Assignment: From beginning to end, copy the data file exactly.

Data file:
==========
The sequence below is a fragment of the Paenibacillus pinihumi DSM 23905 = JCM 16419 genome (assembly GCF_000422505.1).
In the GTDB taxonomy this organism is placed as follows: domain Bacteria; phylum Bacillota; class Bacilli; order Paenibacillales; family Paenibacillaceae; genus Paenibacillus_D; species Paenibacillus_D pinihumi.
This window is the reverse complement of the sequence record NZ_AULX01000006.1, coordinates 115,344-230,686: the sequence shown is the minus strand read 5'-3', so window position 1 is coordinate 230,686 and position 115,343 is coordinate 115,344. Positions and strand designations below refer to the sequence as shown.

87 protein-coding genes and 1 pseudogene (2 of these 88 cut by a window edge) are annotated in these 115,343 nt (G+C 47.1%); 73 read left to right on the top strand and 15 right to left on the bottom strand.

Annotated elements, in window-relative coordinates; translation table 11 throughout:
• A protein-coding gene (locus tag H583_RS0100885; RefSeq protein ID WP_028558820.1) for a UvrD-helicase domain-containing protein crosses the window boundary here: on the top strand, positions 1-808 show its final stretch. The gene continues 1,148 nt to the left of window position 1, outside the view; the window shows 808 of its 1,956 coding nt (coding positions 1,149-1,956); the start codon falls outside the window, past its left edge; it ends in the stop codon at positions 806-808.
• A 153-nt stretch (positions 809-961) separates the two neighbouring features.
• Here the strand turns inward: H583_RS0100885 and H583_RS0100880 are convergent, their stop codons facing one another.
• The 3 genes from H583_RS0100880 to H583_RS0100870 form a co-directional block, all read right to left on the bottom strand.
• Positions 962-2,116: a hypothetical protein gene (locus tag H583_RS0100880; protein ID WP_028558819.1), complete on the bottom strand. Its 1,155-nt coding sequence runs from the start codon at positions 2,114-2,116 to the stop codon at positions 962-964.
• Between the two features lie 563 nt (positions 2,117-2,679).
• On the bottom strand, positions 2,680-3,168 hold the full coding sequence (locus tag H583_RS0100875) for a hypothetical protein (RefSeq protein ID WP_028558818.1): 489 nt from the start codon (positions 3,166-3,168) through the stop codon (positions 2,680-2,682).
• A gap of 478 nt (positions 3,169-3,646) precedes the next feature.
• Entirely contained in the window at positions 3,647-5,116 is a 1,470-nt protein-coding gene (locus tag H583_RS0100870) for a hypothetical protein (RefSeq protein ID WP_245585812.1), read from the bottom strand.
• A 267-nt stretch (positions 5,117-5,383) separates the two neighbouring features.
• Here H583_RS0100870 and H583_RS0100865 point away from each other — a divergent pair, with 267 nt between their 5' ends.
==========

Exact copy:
The sequence below is a fragment of the Paenibacillus pinihumi DSM 23905 = JCM 16419 genome (assembly GCF_000422505.1).
In the GTDB taxonomy this organism is placed as follows: domain Bacteria; phylum Bacillota; class Bacilli; order Paenibacillales; family Paenibacillaceae; genus Paenibacillus_D; species Paenibacillus_D pinihumi.
This window is the reverse complement of the sequence record NZ_AULX01000006.1, coordinates 115,344-230,686: the sequence shown is the minus strand read 5'-3', so window position 1 is coordinate 230,686 and position 115,343 is coordinate 115,344. Positions and strand designations below refer to the sequence as shown.

87 protein-coding genes and 1 pseudogene (2 of these 88 cut by a window edge) are annotated in these 115,343 nt (G+C 47.1%); 73 read left to right on the top strand and 15 right to left on the bottom strand.

Annotated elements, in window-relative coordinates; translation table 11 throughout:
• A protein-coding gene (locus tag H583_RS0100885; RefSeq protein ID WP_028558820.1) for a UvrD-helicase domain-containing protein crosses the window boundary here: on the top strand, positions 1-808 show its final stretch. The gene continues 1,148 nt to the left of window position 1, outside the view; the window shows 808 of its 1,956 coding nt (coding positions 1,149-1,956); the start codon falls outside the window, past its left edge; it ends in the stop codon at positions 806-808.
• A 153-nt stretch (positions 809-961) separates the two neighbouring features.
• Here the strand turns inward: H583_RS0100885 and H583_RS0100880 are convergent, their stop codons facing one another.
• The 3 genes from H583_RS0100880 to H583_RS0100870 form a co-directional block, all read right to left on the bottom strand.
• Positions 962-2,116: a hypothetical protein gene (locus tag H583_RS0100880; protein ID WP_028558819.1), complete on the bottom strand. Its 1,155-nt coding sequence runs from the start codon at positions 2,114-2,116 to the stop codon at positions 962-964.
• Between the two features lie 563 nt (positions 2,117-2,679).
• On the bottom strand, positions 2,680-3,168 hold the full coding sequence (locus tag H583_RS0100875) for a hypothetical protein (RefSeq protein ID WP_028558818.1): 489 nt from the start codon (positions 3,166-3,168) through the stop codon (positions 2,680-2,682).
• A gap of 478 nt (positions 3,169-3,646) precedes the next feature.
• Entirely contained in the window at positions 3,647-5,116 is a 1,470-nt protein-coding gene (locus tag H583_RS0100870) for a hypothetical protein (RefSeq protein ID WP_245585812.1), read from the bottom strand.
• A 267-nt stretch (positions 5,117-5,383) separates the two neighbouring features.
• Here H583_RS0100870 and H583_RS0100865 point away from each other — a divergent pair, with 267 nt between their 5' ends.